This toothpaste may help prevent heart attack, stroke by detecting plaque

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In a recent study from Florida Atlantic University and elsewhere, researchers found Plaque HD®, a plaque identifying toothpaste, could strongly reduce high sensitivity C-reactive protein (hs-CRP), a sensitive marker for future risks of heart attacks and strokes.

Plaque HD® is the first toothpaste that identifies plaque so that it can be removed with directed brushing.

In addition, the product’s proprietary formulation contains unique combinations and concentrations of cleaning agents that weaken the core of the plaque structure to help the subject visualize and more effectively remove the plaque.

The study is published in the American Journal of Medicine. The lead author is Charles H. Hennekens, M.D., Dr.P.H., first Sir Richard Doll Professor in FAU’s Schmidt College of Medicine.

For decades, researchers have suggested a link between oral health and inflammatory diseases affecting the entire body — in particular, heart attacks and strokes.

Inflammation is intimately involved in the pathogenesis of atherosclerosis and is accurately measured by hs-CRP.

In this study, people were given the same brushing protocol and received a 30-day supply of toothpaste containing either Plaque HD® or an identical non-plaque identifying placebo toothpaste.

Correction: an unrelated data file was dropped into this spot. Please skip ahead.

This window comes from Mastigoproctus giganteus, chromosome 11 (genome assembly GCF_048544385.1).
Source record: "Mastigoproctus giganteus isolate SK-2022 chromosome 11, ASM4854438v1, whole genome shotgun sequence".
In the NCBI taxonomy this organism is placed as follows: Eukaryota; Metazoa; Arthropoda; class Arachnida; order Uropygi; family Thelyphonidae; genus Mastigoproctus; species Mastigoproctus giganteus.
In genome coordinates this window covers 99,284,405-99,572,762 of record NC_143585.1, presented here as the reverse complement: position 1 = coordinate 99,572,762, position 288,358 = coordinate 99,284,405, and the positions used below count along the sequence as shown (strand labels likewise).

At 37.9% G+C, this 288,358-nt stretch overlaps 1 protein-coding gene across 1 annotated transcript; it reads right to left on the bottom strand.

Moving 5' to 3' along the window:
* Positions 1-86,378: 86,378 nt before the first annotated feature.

The team found the current findings are similar to those from their previous research.

They say that whether this plaque-identifying toothpaste decreases heart attacks or strokes requires a large-scale randomized trial of sufficient size and duration.

These results provide a stronger rationale to conduct such trials. If positive, the results of these trials would have strong potential clinical and public health implications.

A report from the United States Centers for Disease Control and Prevention found that 47.2% of American adults aged 30 years and older have some form of periodontal disease, a pathological inflammatory condition of the gums and tissues surrounding the teeth.

Periodontal disease increases with age affecting more than 70% of adults 65 years and older.

Prior research has suggested that periodontal disease may be connected to a variety of other diseases, including heart disease and stroke and other inflammatory diseases such as rheumatoid arthritis.

Inflammation throughout the body may be a crucial link between periodontal and other systemic diseases.

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